grief on them. Quote: "Mr. Worthing, I offer you my sincere condolence. You

have at least the consolation of knowing that you were always the most generous

and forgiving of brothers." "Critic" [Chausable to Jack 27] Jack

says his brother will be buried in Paris. Chausable is horrified and feels that

Jack’s brother was crazy. The Victorian attitude toward Paris is that it is a

place of ill repute. Algy is pretending to be Jack’s brother Ernest to deceive

Cecily. Quote: "In Paris! [Shakes his head} I fear that hardly points to

any very serious state of mind at the last?" "Deviant" [Chausable

to Lady Bracknell 50] Lady Bracknell accuses Chausable and Miss Prism of having

more than a platonic relationship. She thinks that there are more intimate

issues. Chausable is outraged by the implications. He declares that he is a

traditional man of God. Chausable shows his unique individuality to Lady

Bracknell. Quote: "I am a celibate, madame." Theme The Importance of

Being Earnest is encompassed in the keeping up of social morals at all costs.

The characters continually lie to keep an indignant moral high ground. They feel

that without lying they would be unable to achieve their pleasures of life. Two

men, John Jack Earnest Worthing and Algernon Moncrieff, use the deception [a

Bunbury] that both their names were Ernest, in order to secure marriage to the

women they love, Gwendolen Fairfax and Cecily Cardew. Then there is the ultimate

unraveling of their lies, which still ends in their impending nuptials. John

Jack Ernest Worthing comes to town to get away from his responsibilities in the

country, his ward Cecily Cardew, and to see Gwendolen Fairfax, whom he wishes to

propose marriage. In order to come to town he has invented a wayward brother

named Ernest. He has committed the Bunbury that he has come to see his brother,

Ernest, who doesn’t exist. He wishes to enjoy the pleasures before attending to

his guardian duties. Jack is proclaiming his love for Gwendolen when Algy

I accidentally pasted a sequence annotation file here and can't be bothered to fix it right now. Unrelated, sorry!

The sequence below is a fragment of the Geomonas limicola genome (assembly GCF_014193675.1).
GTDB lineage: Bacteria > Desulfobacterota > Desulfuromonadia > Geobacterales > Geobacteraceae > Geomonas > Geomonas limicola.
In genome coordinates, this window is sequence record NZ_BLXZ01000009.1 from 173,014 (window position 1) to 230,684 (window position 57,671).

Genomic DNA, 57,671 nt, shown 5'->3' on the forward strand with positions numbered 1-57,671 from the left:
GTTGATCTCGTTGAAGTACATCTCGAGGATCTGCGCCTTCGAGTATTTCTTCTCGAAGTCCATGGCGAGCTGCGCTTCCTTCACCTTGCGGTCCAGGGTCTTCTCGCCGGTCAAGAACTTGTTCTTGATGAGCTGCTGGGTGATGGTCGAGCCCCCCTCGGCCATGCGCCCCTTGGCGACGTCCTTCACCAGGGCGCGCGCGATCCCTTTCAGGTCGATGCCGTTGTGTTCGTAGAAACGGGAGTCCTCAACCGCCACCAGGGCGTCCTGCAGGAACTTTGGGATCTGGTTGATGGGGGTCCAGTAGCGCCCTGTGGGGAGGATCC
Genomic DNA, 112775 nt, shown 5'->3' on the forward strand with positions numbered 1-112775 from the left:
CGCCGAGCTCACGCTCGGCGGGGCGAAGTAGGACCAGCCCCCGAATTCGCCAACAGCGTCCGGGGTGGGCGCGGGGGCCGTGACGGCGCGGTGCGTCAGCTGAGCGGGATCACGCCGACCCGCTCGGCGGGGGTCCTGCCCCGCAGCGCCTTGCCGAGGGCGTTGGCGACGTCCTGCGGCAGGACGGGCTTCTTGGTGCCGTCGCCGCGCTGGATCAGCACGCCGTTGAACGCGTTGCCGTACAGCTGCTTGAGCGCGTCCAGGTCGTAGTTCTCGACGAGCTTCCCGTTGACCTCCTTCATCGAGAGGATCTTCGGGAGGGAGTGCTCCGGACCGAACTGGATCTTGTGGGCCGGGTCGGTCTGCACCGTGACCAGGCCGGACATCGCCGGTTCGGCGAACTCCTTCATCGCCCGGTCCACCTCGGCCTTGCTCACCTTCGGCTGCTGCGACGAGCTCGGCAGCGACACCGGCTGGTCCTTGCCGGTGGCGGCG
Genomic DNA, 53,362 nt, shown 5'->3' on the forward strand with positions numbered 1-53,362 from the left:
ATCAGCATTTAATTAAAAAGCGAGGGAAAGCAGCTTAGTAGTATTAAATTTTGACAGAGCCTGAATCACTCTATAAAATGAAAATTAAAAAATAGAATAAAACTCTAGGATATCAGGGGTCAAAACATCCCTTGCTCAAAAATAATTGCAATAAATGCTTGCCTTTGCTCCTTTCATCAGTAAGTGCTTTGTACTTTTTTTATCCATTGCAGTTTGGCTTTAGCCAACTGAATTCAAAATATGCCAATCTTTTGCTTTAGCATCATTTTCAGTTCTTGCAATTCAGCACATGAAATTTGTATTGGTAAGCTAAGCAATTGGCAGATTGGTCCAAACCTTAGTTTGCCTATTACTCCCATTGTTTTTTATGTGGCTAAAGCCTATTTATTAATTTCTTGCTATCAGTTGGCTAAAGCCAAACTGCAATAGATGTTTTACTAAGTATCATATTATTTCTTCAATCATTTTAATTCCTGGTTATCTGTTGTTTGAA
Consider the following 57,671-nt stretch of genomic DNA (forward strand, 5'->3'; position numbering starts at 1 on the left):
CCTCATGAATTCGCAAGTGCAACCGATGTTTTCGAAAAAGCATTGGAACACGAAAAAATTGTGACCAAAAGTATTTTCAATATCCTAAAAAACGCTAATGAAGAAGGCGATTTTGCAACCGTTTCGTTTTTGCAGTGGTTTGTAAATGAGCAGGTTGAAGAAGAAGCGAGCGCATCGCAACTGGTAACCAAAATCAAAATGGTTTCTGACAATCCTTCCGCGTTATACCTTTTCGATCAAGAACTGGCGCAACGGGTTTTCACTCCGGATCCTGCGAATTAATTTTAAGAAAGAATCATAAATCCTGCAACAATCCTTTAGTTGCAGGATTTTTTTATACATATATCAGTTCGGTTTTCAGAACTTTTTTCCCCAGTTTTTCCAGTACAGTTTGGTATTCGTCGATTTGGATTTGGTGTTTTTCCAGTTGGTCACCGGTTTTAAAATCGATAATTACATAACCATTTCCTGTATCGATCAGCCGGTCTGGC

interrupts with a giggle. Jack wants to know why. Algy is thinking of Bunbury.

Algy has been listening in on Jack and Gwendolen’s conversation. Through the

conversation he has found out where Jack lives in the country. He has secretly

written down the address. The Bunbury he is thinking about is that he is going

to the country house as Ernest to meet Cecily. Algernon has asked Cecily to

marry him. Cecily tells him they are already engaged and that it is written in

her diary. Cecily uses her Diary as her Bunbury. She has dreamed up the man that

now stands in front of her. The only problem is that Algy is pretending to be

named Ernest. Jack admits to Gwendolen and Cecily that he has no brother at all

and never did. The fact is Algy is really his brother, as he will find out

later. Algy and Jack have both pretended to be named Ernest to marry the ladies.

Now the lies have unraveled. The lady’s figured out that neither of them will

marry a man named Ernest and they are both quite mad. The women leave the men

alone in the garden. Jack says this must be Algernon’s idea of a Bunbury and

Algernon feels this is the epitome of bunburying. This is Algernon’s greatest

legacy. Quote: "yes, and a perfectly wonderful Bunbury it is. The most

wonderful Bunbury I have ever had in my life." In the end, it is shown that

there is more truth in many of the characters’ lies than they knew. When Cecily

tells Algy that she and he are already engaged and have been for some three

months. She gives him the account of their lives thus far as lived in her dairy.

She has lived out their relationship in her diary. She has dreamed up the man

that now stands in front of her. Miss Prism has written a novel herself. Later

we find out that her novel is the key to Jack’s true identity. When Miss Prism

was younger she was caring for an infant, when she accidentally switched the

baby with the book. She placed the infant in her handbag and the novel in the

baby carrier. The infant was Jack, whose real name is Ernest. Jack’s parents are

really Algernon’s parents also. This means that every time Jack came to town to

see Algy he really was seeing his wayward brother. With the truth exposed it

also means that Algernon was only lying to Cecily about being named Ernest,

because he truly is John Jack Ernest Worthing’s brother. Being earnest is being

truthful. The quote that entails this ideal is on pg. 40 [Algernon to Jack]

"Well, one must be serious about something, if one wants to have any

amusement in life. I happen to be serious about Bunburying?"

ОТКРЫТЬ САМ ДОКУМЕНТ В НОВОМ ОКНЕ

ДОБАВИТЬ КОММЕНТАРИЙ [можно без регистрации]

Ваше имя:

Комментарий